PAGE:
The outgoing Democratic leadership of the Senate Intelligence Committee released a report on C.I.A. rendition, detention and interrogation of terrorists in the years following the 9/11 attacks. But here's a red flag: Not one person who managed or ran the interrogation program was interviewed.
Why does it matter? Because the way this “report” was generated colors the notional facts it professes to share. Many of the “revelations” of C.I.A. techniques and black sites are old hat to most. Some approve; others don’t. Fair enough, and in a democracy, such a debate is worthy. The larger challenge comes in determining the efficacy of these techniques. Opponents insist (fueled less by fact and more by their sense of righteousness) that enhanced interrogation doesn’t work. So claims the outgoing chairman, of the Senate Intelligence Committee, Dianne Feinstein.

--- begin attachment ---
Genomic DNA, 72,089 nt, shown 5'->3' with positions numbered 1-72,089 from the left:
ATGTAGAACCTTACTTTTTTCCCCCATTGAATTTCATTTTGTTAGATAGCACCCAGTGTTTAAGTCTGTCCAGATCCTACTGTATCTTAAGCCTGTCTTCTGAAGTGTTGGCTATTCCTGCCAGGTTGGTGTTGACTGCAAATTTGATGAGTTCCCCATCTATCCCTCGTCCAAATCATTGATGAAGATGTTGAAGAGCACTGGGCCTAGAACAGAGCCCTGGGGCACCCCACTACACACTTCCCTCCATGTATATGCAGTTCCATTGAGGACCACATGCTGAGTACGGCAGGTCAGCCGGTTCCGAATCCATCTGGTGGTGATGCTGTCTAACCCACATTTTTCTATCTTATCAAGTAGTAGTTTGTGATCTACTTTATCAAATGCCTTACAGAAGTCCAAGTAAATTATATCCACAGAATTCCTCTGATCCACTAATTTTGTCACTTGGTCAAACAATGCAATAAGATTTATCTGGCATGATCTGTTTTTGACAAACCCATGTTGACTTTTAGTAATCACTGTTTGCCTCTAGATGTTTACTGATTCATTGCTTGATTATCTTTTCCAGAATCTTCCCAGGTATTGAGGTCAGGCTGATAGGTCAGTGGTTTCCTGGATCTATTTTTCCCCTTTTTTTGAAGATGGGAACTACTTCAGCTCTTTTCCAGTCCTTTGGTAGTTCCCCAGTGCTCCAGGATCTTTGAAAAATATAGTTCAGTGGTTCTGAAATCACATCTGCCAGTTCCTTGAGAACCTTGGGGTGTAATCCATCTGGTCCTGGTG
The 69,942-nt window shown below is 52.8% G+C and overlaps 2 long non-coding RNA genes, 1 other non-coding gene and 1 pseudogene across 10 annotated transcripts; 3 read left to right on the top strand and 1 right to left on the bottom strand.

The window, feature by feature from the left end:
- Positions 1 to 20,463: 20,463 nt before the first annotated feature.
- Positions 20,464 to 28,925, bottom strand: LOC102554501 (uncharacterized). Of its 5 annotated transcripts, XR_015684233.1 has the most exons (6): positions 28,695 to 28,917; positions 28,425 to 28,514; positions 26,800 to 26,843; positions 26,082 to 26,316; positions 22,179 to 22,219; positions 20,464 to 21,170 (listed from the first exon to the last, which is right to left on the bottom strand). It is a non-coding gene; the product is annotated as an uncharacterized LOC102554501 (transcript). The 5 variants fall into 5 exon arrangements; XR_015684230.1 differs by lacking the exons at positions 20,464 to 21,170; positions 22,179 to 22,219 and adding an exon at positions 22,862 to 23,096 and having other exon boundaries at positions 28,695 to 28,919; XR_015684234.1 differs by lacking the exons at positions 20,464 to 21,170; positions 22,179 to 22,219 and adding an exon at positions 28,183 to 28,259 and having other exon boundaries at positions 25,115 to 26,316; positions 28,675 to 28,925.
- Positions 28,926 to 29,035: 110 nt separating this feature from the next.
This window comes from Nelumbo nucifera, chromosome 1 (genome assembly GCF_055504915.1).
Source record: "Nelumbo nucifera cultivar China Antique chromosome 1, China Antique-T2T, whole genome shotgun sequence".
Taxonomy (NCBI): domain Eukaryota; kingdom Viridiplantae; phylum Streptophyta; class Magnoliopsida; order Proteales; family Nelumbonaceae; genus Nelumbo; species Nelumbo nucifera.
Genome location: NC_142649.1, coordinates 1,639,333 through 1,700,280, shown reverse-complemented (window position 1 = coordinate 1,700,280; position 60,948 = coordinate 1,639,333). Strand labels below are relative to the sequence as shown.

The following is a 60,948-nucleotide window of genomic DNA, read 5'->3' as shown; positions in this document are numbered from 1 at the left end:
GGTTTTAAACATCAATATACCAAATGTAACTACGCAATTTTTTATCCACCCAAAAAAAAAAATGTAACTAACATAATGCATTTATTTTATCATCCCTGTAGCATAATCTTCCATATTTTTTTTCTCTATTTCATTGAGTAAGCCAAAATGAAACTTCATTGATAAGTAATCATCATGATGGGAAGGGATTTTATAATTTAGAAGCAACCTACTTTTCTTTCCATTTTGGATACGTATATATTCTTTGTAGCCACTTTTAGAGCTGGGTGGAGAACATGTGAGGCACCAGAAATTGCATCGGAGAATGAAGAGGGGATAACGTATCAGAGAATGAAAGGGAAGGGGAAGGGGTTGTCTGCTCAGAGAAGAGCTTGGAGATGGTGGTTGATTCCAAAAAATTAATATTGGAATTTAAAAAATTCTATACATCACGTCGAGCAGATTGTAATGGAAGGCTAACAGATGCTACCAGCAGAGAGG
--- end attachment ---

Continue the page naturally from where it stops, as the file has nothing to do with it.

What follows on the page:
Here is the problem: Her claim is false. And taken in conjunction with the Senate Select Committee on Intelligence’s unwillingness to interview the targets of their critique, one can only assume that much of the rest of the document is also tainted.
Three former C.I.A. directors -- George J. Tenet, Porter J. Goss and Michael V. Hayden -- and three former deputy directors -- John E. McLaughlin, Albert M. Calland and Stephen R. Kappes -- take down the report’s claims in a short rebuttal that eviscerates Feinstein’s central accusations that interrogation revealed no actionable intelligence and provided no assistance in the capture of Bin Laden, and that C.I.A. officers engaged in excesses of torture beyond limits allowed by the Department of Justice.